Alice Gregor Rooney
1926 - 2019
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Alice Gregor Rooney

1926 ~ 2019

Prominent arts activist, art school administrator, architectural preservationist, and philanthropic advisor, Alice Rooney, died

peacefully at Foss home in Seattle March 26, 2019. A Seattle native, she attended elementary and junior high school in Seattle, graduating from Ballard high school in 1943 after which she attended the University of Washington, majoring in English. After college she sought her fortune in New York City, landing a job at McCann Erickson advertising agency before returning home to Seattle in 1948. Her marriage to teacher and utilities executive Robert L Rooney in 1953 continued until his death in 1996. After Mr. Rooney's early teaching on Orcas Island, the couple moved to Union Bay Village, married student housing at the UW. Living in Edmonds between 1957 and 1967 the Rooney's raised two children, Robin Lee Rooney (Cassidy) and Scott Corey Rooney. The family moved to Queen Anne Hill in 1967 where Alice continued to live until 2013. She moved to Ballard Landmark a few years later. Alice's parents, Kaare Gregor and Esther Neevin Gregor, emigrated from Norway in the early 1920s. Kaare became a builder/contractor. They preceded her in death as did her brother Ray. She is survived by her son and daughter and Robin's daughter Katherine Anne Esther Cassidy.

Alice's influence on the cultural life of Seattle was profound and affected several aspects of her endless interest in the arts. After an administrative job at the Seattle branch of the American Institute of Architects, she became involved with groups dedicated to saving the Pike Place Market and banning billboards from Interstate 5. This influence was reinforced while she was executive director of Allied Arts, the city's leading urban and architecture preservation activist group which she lead from 1960 to 1980.

Called upon to professionalize and stabilize Pilchuck Glass School in 1980, she was appointed director and remained until 1990. After a year-long fellowship at the National Endowment for the Arts in Washington DC, Alice was asked to head the national advocacy group Glass Art Society during which she moved headquarters to Seattle and remained until retiring in 1997.

Alice's dedication to Ballard High School foundation led to her becoming an original board member and early president during which she helped secure donations to support student activities as well as forming the Art Committee in 1997 which led to the nations largest public high school art collection, on view today. Her enjoyment of the theater was shared with her children from an early age as was their attendance in support of Seattle Symphony, Pacific Northwest Ballet and A Contemporary Theatre. As Robin put it, "she encouraged both personal and artistic development in us and everyone she met. Without her we would have no knowledge of Art in its many wonderful forms."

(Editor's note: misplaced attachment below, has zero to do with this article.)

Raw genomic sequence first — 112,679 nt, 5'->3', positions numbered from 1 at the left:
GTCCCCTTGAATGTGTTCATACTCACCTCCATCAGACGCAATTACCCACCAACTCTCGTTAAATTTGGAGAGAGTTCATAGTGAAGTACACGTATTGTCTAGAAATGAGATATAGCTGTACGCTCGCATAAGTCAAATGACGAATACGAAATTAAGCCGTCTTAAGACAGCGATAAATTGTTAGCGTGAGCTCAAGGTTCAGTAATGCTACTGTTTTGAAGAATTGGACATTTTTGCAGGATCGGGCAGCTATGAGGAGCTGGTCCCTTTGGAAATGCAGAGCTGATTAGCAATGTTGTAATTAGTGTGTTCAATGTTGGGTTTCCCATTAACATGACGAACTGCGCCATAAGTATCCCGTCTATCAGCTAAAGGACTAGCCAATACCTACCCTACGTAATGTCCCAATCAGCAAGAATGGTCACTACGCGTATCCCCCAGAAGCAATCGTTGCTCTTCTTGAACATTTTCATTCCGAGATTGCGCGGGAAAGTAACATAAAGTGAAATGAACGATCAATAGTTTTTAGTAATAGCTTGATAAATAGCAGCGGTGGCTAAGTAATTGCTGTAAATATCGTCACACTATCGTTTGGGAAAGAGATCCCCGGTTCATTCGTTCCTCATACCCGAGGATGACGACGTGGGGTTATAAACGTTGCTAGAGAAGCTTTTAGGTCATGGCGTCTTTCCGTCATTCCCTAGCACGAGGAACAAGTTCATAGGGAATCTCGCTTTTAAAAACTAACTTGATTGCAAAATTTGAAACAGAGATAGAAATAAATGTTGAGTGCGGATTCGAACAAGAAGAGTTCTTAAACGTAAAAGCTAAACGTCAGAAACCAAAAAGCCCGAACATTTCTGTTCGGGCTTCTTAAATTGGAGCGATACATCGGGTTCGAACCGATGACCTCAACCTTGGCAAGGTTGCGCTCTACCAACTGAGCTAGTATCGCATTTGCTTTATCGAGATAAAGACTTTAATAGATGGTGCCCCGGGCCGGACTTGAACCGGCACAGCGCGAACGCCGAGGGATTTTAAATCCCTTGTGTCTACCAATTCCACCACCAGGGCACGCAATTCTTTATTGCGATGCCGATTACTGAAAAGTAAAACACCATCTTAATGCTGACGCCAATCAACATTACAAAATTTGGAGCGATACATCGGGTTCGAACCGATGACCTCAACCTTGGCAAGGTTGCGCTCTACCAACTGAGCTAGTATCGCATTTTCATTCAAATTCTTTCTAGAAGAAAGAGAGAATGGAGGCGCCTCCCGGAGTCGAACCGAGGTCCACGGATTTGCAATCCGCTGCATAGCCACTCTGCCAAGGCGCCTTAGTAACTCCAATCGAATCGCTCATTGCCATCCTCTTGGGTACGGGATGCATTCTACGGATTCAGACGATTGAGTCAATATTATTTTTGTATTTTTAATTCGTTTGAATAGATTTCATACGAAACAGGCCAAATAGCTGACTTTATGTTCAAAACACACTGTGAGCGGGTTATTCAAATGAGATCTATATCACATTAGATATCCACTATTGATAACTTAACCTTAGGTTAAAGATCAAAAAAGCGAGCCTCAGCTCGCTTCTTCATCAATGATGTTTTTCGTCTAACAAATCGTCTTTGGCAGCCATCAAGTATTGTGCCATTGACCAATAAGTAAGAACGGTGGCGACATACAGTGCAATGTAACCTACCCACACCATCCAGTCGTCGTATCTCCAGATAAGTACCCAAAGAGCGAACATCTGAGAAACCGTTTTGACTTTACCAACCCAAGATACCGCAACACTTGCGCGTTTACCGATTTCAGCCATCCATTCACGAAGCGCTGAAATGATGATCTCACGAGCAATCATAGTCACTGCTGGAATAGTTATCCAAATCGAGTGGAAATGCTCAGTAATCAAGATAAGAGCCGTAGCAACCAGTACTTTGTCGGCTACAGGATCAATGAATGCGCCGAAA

A memorial service will be held

at 10:00 AM on Saturday, April 27

at Butterworth Funeral Home, 520 West Ray St., Seattle.

Memorial gifts may be made in her name to Ballard High School Foundation Art Committee, P. O. Box 17626, Seattle, WA 98127.

To Plant Memorial Trees in memory, please visit our Sympathy Store.
Published in The Seattle Times from Apr. 9 to Apr. 14, 2019.
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MEMORIES & CONDOLENCES
Not sure what to say?
5 entries
April 3, 2020
I haven't changed my mind and heart about Alice since I last wrote on April 13, 2019. It makes my heart "feel joy" whenever I think of her. Lyn Kartiganer
Lyn Kartiganer
Friend
April 26, 2019
Allied arts lead to Paul's being mayor.
When we came to Seattle and joined Allied Arts Alice was like our family. She guided us in such a cheerful way and we accomplished
so much; it was such a fun time, we loved her.
Pam Schell
Pam Schell
April 22, 2019
A tribute to a dear friend and professional mentor for her selfless support of the Arts. Her laughter and joyful presence was a gift to all of us - and her creative juices flow in the life of the Arts wherever she touched it! Marilyn Miller
April 13, 2019
Koryn Rolstad
April 13, 2019
I'm so sorry you've lost your amazing mother and grandmother. Alice was the best. Inspired and inspiring, hardworking without appearing to be, fun and funny. She was so smart about bringing people and resources together to make things happen. She felt to me like the solid place, the center, of Seattle's art world when she was at Allied Arts and ever after. We've all lost a spark plug. I'm grateful to have known her. Love to you all, Lyn Kartiganer.
Lyn Kartiganer
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